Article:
• Existing workload schedulers may thus not be able to adequately distribute the load at peak times of system resource utilization (wherein there may be conflicting user priorities) and troughs in utilization (wherein capacity may exceed demand). Further, existing methods of workload scheduling optimization tend to focus on the identification of processing bottlenecks and manual task ordering without taking into account which task schedules may provide greater overall value or utility. Thus, existing workload schedulers may also not adequately address situations where resources become overcommitted.
  • SUMMARY
  • The present disclosure describes systems and methods that utilize user-provided resource and scheduling task metadata to automatically vary the pricing of tasks submitted to a computer system. The variations in price operate to create a demand-driven schedule optimization of the computer system's workload. The disclosed systems and methods determine an optimal scheduling of each task, as well as an estimated pricing of the computer time charged for executing each task. As users schedule jobs for execution, resources already allocated to scheduled tasks and measured performance data for the system are aggregated by a workload scheduler to produce a measure of the current and projected utilization of the system's resources over time. The aggregated information is used by the workload scheduler to vary the price charged to users that submit new tasks for execution. A calculated price is presented to a user, allowing the user to submit the job as originally scheduled or vary the scheduling options so as to lower the cost of executing the task. Such pricing variations are designed to discourage system users from scheduling tasks during periods of high projected utilization of the system and encourage the scheduling of tasks during periods of low projected utilization. Users will naturally schedule their work during times that will be the most cost-effective for them. The users thus produce a market/demand-driven scheduling optimization that distributes the demand for the limited shared resources of the computer system over time.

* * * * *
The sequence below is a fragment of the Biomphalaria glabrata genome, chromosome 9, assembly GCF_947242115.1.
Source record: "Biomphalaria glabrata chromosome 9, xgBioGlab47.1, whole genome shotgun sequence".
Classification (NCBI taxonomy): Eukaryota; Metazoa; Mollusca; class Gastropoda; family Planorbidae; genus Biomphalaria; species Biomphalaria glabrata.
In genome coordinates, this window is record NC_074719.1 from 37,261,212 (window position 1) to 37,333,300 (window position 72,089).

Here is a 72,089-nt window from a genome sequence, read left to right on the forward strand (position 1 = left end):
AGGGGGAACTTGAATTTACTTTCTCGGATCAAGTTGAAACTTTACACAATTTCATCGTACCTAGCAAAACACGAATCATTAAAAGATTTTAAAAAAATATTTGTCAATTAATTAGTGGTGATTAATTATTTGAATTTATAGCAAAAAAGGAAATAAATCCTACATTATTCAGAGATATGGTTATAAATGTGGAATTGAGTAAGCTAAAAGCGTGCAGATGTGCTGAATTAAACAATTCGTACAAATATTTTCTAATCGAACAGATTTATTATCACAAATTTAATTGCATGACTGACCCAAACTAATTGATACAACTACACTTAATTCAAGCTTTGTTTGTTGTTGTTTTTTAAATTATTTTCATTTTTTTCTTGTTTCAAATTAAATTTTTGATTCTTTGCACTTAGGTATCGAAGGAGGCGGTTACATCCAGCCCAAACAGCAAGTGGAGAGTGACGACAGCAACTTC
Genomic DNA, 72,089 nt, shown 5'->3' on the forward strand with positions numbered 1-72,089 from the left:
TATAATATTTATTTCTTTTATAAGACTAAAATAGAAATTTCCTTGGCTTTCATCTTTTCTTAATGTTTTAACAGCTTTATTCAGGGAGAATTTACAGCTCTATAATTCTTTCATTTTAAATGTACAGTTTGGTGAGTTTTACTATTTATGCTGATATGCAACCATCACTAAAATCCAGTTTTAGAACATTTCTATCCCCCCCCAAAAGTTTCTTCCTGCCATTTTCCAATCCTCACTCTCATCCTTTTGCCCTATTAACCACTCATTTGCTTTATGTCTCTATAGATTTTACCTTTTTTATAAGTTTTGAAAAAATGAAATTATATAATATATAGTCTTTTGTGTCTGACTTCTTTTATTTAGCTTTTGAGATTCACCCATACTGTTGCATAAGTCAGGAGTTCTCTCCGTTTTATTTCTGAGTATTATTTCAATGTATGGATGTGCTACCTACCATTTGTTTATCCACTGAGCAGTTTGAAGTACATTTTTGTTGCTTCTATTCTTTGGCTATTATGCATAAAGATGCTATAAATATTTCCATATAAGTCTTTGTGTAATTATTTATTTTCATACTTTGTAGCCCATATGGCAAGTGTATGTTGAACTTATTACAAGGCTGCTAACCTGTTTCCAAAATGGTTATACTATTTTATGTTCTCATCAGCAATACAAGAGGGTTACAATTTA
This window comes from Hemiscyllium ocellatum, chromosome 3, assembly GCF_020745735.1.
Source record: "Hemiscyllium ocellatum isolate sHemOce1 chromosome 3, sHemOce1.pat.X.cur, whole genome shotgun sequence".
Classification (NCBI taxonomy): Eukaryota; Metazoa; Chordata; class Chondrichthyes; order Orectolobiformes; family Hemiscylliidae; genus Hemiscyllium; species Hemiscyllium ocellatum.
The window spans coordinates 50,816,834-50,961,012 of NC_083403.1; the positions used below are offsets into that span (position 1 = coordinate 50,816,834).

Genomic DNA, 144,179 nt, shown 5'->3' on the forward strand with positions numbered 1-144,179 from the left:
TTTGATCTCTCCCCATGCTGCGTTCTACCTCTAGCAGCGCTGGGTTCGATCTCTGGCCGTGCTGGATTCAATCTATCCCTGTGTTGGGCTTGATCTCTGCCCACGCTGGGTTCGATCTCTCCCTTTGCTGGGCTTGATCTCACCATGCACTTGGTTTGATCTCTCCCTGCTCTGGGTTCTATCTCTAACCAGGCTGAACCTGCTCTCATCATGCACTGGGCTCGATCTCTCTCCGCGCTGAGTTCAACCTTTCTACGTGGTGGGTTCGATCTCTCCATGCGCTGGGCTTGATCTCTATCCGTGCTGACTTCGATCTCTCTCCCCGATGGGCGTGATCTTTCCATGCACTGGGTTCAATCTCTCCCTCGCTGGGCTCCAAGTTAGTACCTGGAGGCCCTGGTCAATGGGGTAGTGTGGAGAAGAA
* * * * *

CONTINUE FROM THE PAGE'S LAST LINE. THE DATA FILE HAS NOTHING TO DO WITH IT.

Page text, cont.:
• In at least some embodiments, the pricing variations are further designed to encourage users to allow a degree of flexibility in scheduling their tasks by permitting the workload scheduler to vary the scheduled start, execution and end times of their tasks as needed to better utilize the system's resources. In such embodiments, the system has added flexibility to keep prices down by leveling peak utilization spikes through the dynamic re-scheduling of workloads within their user-specified time-boundaries. Various analysis techniques may be applied to the reservation schedule so as to present the lowest (and hence, most competitive) possible price for every new workload scheduling request.